What the Europeans Taught Me About Being Frugal

I lived in France for 9 months and the United Kingdom for 1 year during college. I also was in a relationship with a man from England for 10 years. Spending all of that time around Europeans taught me a life lesson that I still carry with me to this day and that’s to a live a life of moderation.

Europeans live in smaller homes, drive smaller cars, and overall own a lot fewer possessions. Families will live in two bedroom apartments and take public transportation. They hang their clothes on a line to dry after washing. They have modest wardrobes and often wear the same outfits for years. They even consume less food (hence their smaller waistlines).

The typical American, on the other hand, is quite wasteful. Americans always think more and bigger is better. We buy big houses to “show off,” not really thinking about if we really need a 4,000 square foot home. Then we buy a bunch of stuff to fill it up, including two (or more) new cars in the garage. We cycle through electronics as if they were as cheap as buying a pair of socks. Parents buy their kids a seemingly unlimited supply of toys, clothes and more. Then, after all of this buying, we stress about paying for it. Seems to me that more is actually less because it’s stressing us out and putting us into debt.

House Sizes Around the World
America is second only to Australia when it comes to average home size. (Source: elledecor.com)

While I haven’t exactly adopted the smaller wardrobe mantra (at last count I had 21 pairs of shoes), I still hang up a least a handful of wet clothes to dry after every wash. Why waste energy drying something that the surrounding air can do for free? True that energy in Europe is more expensive but it’s still worth the effort to me. It shaves off some dollars every month from my energy bill and who cares if my jeans are a little crunchy? I have also made the choice to live in a smaller place and drive a car with great gas mileage. These small changes add up to substantial savings in the long run.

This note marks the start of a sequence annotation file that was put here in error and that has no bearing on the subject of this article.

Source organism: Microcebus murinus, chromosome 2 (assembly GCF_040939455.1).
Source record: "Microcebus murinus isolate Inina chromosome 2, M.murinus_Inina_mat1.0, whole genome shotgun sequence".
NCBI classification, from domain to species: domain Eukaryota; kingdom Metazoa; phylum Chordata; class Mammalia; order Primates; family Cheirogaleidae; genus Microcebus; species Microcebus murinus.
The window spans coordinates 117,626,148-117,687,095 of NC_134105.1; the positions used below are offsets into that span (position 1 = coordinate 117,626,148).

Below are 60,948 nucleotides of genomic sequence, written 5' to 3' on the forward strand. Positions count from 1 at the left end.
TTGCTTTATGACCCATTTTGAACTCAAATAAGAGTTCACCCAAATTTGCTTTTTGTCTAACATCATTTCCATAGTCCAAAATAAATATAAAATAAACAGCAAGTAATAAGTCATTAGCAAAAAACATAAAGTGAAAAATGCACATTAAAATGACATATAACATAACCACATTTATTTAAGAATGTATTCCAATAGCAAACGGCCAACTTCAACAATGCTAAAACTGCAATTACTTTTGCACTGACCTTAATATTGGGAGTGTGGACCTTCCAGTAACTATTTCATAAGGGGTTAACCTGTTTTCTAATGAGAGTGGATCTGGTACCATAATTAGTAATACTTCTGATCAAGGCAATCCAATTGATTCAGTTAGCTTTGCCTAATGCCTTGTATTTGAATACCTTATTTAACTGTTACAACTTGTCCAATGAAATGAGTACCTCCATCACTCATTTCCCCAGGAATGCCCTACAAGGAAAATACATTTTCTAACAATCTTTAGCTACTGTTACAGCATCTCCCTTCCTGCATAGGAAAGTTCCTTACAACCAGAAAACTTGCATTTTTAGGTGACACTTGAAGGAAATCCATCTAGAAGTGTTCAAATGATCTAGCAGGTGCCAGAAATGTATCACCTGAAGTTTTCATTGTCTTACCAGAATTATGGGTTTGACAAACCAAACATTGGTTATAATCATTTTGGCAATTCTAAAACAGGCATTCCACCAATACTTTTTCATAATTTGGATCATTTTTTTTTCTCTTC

Not only that, I just feel better about my choices. Being wasteful is just that—wasteful. Wasting is never a good thing, whether it’s your time, energy, money or life. It’s better to be conservative. Use that cell phone until it breaks; drive your car until the repairs become too costly and time consuming; even consider downsizing your living space. Be honest with yourself: How much space do you really need? It’s probably less than what you have now.

Less Is More

We work really hard to buy a lot of things we don’t need. Sure, it feels good to buy some of our wants now and then and that’s part of enjoying life. But the key is to limit these wants to well below our budget. Buying everything you want anytime you want it is called being a child—or a billionaire. Since you’re reading this article, I’m guessing you’re neither.

Free yourself from the “bigger is always better” mentality. You’ll save yourself money and stress (more stuff means more to manage and worry about). Consuming less is freeing. Now excuse me while I go clean out my closet…:)